November 12, 2018 Return to overview

IoT Smart Cities – The Big 5 Use Cases

What underlies the IoT's many urban victories? These use cases spell it all out. 


The idea that the Internet of Things, or IoT, heralds a new era for people and technology is far beyond theory. The transformations are already emerging all around us, but those who look only to the corporate world may miss some of the most inspiring examples. Smart cities hold some of the planet’s most awe-worthy demonstrations of the IoT’s potential.

What should would-be insiders stay focused on? Fear not of missing out, because Davra has researched and implemented the domains with the most impact.

Critical Verticals Worth Watching

As far as world-shaking innovations are concerned, modern urban spaces are hotbeds of new ideas. The same holds true in connected tech, yet a handful of applications stand out as continual trend-setters.

1. Smart Lighting

Keeping the streets bright is more than just a good means of attracting well-heeled professionals and tax-paying small businesses to a growing city. Smart lighting contributes to improved quality of life in ways that are easy to see and appreciate.

Daylight Harvesting

Connected lighting helps daylight-harvesting systems do better at their job of reducing the need for electrical power. By automating processes like setting brightness levels and tracking daily use, these implementations improve cities’ ability to stay green economically.

Load Management

Although lighting is an inevitable municipal outlay, it’s not the constant fact of life that many outside observers picture. Even when they appear to shine consistently, street lights present power grid operators with dynamic, evolving requirements.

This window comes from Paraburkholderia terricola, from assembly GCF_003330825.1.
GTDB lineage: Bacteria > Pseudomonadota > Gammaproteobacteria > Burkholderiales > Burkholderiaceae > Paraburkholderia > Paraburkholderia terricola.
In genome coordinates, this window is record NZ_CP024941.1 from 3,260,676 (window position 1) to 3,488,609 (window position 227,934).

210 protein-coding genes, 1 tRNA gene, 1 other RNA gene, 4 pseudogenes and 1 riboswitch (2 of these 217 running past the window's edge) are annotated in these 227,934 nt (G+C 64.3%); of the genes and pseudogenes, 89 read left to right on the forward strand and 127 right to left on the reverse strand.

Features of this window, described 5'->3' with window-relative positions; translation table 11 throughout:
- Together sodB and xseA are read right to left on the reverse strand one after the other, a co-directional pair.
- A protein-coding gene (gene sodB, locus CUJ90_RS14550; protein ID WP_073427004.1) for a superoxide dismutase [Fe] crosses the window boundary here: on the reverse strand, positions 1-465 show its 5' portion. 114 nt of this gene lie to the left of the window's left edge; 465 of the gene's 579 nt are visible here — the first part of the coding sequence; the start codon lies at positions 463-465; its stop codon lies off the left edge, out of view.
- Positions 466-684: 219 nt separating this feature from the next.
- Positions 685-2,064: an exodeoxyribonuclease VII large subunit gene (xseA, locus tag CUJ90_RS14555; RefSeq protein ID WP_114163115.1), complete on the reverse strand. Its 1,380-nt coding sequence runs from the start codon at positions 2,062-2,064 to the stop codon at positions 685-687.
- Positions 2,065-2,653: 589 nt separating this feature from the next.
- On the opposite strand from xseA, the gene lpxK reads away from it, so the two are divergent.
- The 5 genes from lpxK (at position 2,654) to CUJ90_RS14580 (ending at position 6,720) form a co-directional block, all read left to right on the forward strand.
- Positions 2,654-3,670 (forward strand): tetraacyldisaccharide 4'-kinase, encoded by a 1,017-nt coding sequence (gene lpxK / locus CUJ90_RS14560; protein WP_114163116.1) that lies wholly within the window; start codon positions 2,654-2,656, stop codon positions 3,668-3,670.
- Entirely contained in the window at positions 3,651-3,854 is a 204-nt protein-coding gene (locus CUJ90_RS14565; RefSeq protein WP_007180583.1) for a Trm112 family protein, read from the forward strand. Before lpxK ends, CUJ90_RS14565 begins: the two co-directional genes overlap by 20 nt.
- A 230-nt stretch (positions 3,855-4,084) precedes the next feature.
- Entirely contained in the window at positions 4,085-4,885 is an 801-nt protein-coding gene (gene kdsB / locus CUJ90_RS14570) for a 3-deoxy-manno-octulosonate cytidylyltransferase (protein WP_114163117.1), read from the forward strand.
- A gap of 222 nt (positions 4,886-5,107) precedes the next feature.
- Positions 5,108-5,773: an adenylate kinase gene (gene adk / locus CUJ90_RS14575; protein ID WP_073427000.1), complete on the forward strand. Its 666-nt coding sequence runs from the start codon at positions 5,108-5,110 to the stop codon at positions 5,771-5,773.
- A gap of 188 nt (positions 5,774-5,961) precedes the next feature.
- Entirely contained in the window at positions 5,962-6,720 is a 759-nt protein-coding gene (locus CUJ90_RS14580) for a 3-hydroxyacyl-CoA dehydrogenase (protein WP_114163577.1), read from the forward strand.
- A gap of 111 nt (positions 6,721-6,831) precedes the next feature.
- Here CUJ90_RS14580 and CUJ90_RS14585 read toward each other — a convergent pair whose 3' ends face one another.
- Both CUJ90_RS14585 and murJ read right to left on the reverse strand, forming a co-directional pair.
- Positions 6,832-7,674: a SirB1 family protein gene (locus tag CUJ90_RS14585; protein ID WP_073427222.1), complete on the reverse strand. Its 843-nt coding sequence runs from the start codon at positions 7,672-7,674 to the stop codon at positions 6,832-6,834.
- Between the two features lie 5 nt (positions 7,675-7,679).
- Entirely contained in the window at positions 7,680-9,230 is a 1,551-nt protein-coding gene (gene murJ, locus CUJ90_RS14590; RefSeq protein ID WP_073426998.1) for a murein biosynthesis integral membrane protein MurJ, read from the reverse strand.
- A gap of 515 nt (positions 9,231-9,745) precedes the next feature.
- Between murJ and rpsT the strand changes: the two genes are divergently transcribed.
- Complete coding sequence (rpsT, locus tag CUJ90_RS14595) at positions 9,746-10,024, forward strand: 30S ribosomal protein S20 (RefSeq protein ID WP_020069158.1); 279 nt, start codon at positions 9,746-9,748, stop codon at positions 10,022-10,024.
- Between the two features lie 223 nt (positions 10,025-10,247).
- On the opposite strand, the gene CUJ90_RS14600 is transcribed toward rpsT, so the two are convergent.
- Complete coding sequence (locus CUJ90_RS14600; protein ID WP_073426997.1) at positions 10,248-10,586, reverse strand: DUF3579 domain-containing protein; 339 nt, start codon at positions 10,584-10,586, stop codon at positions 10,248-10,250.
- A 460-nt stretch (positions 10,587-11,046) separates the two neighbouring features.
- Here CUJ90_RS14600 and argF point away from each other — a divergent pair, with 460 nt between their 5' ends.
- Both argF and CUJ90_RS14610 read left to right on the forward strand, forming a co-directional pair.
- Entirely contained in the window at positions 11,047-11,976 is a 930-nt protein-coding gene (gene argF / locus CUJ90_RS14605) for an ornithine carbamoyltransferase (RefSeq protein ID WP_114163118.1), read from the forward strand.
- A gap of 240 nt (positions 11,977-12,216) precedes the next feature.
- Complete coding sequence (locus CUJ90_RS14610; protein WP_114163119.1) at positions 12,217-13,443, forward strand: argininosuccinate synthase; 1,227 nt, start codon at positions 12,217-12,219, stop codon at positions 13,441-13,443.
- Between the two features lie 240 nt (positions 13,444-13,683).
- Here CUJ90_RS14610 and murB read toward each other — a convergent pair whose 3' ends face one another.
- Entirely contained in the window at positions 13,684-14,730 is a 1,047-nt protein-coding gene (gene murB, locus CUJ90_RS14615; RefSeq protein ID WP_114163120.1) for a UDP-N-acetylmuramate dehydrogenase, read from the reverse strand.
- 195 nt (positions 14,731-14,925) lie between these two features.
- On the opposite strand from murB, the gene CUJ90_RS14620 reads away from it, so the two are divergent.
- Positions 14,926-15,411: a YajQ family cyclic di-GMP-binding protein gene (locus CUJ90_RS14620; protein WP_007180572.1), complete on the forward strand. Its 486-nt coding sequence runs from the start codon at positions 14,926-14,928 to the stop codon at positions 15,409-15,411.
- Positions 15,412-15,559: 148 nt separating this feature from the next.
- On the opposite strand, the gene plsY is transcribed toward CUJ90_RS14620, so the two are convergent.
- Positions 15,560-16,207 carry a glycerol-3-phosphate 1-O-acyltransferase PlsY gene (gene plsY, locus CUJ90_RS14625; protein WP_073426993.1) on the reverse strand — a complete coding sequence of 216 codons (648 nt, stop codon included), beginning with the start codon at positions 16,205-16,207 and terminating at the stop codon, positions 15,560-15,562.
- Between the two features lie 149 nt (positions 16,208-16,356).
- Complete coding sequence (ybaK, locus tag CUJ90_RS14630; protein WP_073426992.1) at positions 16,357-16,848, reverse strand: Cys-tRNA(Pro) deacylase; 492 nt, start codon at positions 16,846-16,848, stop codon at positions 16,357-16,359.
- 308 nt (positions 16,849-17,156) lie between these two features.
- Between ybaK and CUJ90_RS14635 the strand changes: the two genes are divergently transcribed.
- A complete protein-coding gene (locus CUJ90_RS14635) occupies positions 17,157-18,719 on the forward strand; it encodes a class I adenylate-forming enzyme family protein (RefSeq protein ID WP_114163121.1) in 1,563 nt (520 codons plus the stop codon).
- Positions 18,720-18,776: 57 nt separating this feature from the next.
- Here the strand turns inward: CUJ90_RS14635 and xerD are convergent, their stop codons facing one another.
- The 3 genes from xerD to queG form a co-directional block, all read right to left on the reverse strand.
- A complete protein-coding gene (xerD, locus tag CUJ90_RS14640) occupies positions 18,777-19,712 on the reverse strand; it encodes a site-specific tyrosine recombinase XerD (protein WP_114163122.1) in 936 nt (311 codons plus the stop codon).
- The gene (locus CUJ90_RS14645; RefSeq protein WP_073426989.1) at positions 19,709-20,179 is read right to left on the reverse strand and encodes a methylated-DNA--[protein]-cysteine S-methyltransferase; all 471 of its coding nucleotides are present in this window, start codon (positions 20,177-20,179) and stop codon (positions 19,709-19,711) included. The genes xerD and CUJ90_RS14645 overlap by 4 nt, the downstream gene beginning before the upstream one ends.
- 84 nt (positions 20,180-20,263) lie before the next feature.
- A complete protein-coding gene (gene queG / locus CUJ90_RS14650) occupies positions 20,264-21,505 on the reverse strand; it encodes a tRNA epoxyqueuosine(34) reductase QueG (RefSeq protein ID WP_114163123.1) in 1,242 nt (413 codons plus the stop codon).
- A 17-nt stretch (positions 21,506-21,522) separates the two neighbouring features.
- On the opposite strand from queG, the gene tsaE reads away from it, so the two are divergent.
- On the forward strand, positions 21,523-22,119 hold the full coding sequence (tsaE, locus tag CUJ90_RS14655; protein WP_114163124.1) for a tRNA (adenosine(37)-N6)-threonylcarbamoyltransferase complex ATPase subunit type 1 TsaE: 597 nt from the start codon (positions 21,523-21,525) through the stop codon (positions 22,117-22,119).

Linked lighting systems are ideal for managing these complex, demanding loads. Just as smart buildings measure occupancy to decide when to turn on room lights, facilities like municipal vehicle lots can count cars to understand their peak hours and make the best use of site power during outages.

Ambiance and Utility Improvements

Smart lighting is redefining people’s relationships with the cities they inhabit. Municipalities that want to differentiate themselves from their neighbors use intelligent lighting to provide situationally appropriate street-level illumination. This is a great way to cultivate a far more welcoming appearance while simultaneously minimizing waste.

With the aid of uniform, centralized control dashboards, urban managers can automatically accomplish tasks once regarded impractical at best. For instance, programmable lights might help guide late-night foot traffic after a big concert or maintain improved visibility around trendy bars following spikes in street crime. Places like Atlanta have experimented with using LED lights to monitor gunshots and alleviate congestion. The modular nature of IoT-linked hardware enables new, exciting control schemes with the potential to help urban living feel safer and ultimately more appealing.

2. Smart Waste

Some aspects of urban management aren’t quite as glamorous as others, but Internet of Things devices make these tough jobs less time-consuming and error-prone. In Chicago, for instance, leaders linked data from sensor-equipped dumpsters to predictive analytics tools. By learning to anticipate when trash receptacles will overflow and applying the knowledge to rethink its pest control tactics, the city has become 20 percent more effective at managing rat populations. Other solutions by our friends in IBM monitor individual events, such as when a garbage truck lifts a rubbish bin or visits a new neighborhood. IoT Platforms use such data to refine collection practices, cut back on vehicle emissions and improve service quality.